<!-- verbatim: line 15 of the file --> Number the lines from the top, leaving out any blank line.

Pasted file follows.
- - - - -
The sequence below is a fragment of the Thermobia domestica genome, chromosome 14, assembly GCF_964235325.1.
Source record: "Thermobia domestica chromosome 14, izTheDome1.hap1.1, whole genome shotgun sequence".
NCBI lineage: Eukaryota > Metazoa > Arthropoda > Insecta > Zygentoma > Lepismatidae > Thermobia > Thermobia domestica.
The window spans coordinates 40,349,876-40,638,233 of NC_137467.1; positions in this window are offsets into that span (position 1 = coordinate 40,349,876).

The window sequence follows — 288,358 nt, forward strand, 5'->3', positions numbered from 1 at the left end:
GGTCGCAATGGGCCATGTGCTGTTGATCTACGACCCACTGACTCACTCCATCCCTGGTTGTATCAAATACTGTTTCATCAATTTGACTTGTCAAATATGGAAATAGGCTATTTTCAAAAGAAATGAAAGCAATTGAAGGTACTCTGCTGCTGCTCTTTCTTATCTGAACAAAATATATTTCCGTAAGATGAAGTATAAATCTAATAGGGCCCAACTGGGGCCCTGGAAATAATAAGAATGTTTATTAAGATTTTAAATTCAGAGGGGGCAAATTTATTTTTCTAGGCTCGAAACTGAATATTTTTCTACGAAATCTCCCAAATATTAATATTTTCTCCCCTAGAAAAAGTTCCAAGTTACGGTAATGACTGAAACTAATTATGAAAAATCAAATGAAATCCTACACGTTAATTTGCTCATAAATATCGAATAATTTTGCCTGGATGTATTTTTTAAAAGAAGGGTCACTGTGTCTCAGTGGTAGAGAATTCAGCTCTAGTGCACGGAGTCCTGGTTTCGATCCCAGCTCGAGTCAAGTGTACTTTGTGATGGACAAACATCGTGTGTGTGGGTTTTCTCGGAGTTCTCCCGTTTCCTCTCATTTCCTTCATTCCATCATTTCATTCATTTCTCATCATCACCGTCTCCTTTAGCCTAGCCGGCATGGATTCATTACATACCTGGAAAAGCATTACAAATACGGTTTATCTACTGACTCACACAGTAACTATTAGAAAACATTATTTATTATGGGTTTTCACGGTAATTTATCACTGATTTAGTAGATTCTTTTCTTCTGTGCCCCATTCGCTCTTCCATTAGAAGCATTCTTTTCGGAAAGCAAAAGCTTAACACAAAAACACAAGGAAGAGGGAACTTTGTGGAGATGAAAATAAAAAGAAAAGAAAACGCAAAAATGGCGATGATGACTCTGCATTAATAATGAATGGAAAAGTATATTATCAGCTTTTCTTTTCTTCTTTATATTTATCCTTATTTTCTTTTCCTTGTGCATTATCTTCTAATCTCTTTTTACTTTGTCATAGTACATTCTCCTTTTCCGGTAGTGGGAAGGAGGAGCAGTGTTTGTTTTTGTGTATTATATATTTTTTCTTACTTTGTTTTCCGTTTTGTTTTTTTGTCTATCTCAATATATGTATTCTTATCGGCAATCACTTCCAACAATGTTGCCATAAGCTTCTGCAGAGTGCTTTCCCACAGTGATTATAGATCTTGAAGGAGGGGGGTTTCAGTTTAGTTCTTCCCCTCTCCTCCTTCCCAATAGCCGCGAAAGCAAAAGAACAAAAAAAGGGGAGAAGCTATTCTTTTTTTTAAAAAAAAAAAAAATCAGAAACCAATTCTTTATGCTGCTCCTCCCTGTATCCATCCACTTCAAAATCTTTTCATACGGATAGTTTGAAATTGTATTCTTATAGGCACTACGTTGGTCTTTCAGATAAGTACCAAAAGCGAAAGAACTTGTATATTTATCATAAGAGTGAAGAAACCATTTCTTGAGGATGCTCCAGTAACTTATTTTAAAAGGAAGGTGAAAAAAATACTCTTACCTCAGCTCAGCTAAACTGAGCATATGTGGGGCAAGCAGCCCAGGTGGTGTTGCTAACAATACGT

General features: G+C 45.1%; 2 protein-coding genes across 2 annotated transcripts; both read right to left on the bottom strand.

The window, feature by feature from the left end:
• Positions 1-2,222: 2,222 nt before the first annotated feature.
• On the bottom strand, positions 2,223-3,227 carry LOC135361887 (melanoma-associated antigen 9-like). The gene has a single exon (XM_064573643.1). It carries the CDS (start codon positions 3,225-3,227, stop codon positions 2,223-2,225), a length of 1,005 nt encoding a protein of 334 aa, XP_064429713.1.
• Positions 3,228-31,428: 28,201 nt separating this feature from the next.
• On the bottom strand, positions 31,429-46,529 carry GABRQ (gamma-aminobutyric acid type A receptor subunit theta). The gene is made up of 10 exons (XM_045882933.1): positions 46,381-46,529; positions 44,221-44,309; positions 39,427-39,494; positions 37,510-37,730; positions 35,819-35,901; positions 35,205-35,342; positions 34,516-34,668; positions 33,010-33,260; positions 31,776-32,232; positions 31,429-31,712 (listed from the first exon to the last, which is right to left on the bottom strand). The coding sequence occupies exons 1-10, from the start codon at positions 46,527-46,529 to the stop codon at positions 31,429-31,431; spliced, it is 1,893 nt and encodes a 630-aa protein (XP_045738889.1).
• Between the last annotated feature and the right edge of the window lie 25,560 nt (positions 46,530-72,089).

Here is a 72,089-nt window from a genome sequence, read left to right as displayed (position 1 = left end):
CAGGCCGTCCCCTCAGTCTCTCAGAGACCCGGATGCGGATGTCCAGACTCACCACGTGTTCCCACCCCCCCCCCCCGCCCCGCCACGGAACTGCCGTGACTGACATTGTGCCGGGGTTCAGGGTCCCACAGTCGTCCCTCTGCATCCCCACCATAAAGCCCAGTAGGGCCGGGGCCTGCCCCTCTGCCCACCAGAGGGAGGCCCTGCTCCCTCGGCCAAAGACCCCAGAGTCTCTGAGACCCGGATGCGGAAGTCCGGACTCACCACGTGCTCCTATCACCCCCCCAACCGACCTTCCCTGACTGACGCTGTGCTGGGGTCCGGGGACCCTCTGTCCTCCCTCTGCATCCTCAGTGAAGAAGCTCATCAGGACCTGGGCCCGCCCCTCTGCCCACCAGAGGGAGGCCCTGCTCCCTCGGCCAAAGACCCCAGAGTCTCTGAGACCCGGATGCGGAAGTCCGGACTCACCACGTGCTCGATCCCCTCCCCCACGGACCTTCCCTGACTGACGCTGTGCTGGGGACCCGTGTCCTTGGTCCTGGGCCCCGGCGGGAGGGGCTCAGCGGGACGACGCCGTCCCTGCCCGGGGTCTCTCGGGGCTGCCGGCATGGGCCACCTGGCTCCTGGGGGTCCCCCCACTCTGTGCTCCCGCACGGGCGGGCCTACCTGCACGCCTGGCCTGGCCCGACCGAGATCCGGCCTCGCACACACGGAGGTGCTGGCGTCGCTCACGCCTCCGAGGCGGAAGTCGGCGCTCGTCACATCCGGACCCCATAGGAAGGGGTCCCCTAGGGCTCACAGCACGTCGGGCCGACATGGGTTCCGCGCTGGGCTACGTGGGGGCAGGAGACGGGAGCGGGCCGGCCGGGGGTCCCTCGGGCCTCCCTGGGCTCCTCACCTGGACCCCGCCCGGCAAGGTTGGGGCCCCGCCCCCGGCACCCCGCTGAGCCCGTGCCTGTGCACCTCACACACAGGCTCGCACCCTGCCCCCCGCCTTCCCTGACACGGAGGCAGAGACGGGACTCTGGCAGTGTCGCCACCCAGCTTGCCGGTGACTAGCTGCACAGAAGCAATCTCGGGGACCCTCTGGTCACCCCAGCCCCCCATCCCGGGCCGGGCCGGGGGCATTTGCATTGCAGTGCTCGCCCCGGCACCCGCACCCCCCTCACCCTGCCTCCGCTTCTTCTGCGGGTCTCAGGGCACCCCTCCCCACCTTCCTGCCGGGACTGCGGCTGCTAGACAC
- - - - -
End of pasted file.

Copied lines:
CAGGCCGTCCCCTCAGTCTCTCAGAGACCCGGATGCGGATGTCCAGACTCACCACGTGTTCCCACCCCCCCCCCCCGCCCCGCCACGGAACTGCCGTGACTGACATTGTGCCGGGGTTCAGGGTCCCACAGTCGTCCCTCTGCATCCCCACCATAAAGCCCAGTAGGGCCGGGGCCTGCCCCTCTGCCCACCAGAGGGAGGCCCTGCTCCCTCGGCCAAAGACCCCAGAGTCTCTGAGACCCGGATGCGGAAGTCCGGACTCACCACGTGCTCCTATCACCCCCCCAACCGACCTTCCCTGACTGACGCTGTGCTGGGGTCCGGGGACCCTCTGTCCTCCCTCTGCATCCTCAGTGAAGAAGCTCATCAGGACCTGGGCCCGCCCCTCTGCCCACCAGAGGGAGGCCCTGCTCCCTCGGCCAAAGACCCCAGAGTCTCTGAGACCCGGATGCGGAAGTCCGGACTCACCACGTGCTCGATCCCCTCCCCCACGGACCTTCCCTGACTGACGCTGTGCTGGGGACCCGTGTCCTTGGTCCTGGGCCCCGGCGGGAGGGGCTCAGCGGGACGACGCCGTCCCTGCCCGGGGTCTCTCGGGGCTGCCGGCATGGGCCACCTGGCTCCTGGGGGTCCCCCCACTCTGTGCTCCCGCACGGGCGGGCCTACCTGCACGCCTGGCCTGGCCCGACCGAGATCCGGCCTCGCACACACGGAGGTGCTGGCGTCGCTCACGCCTCCGAGGCGGAAGTCGGCGCTCGTCACATCCGGACCCCATAGGAAGGGGTCCCCTAGGGCTCACAGCACGTCGGGCCGACATGGGTTCCGCGCTGGGCTACGTGGGGGCAGGAGACGGGAGCGGGCCGGCCGGGGGTCCCTCGGGCCTCCCTGGGCTCCTCACCTGGACCCCGCCCGGCAAGGTTGGGGCCCCGCCCCCGGCACCCCGCTGAGCCCGTGCCTGTGCACCTCACACACAGGCTCGCACCCTGCCCCCCGCCTTCCCTGACACGGAGGCAGAGACGGGACTCTGGCAGTGTCGCCACCCAGCTTGCCGGTGACTAGCTGCACAGAAGCAATCTCGGGGACCCTCTGGTCACCCCAGCCCCCCATCCCGGGCCGGGCCGGGGGCATTTGCATTGCAGTGCTCGCCCCGGCACCCGCACCCCCCTCACCCTGCCTCCGCTTCTTCTGCGGGTCTCAGGGCACCCCTCCCCACCTTCCTGCCGGGACTGCGGCTGCTAGACAC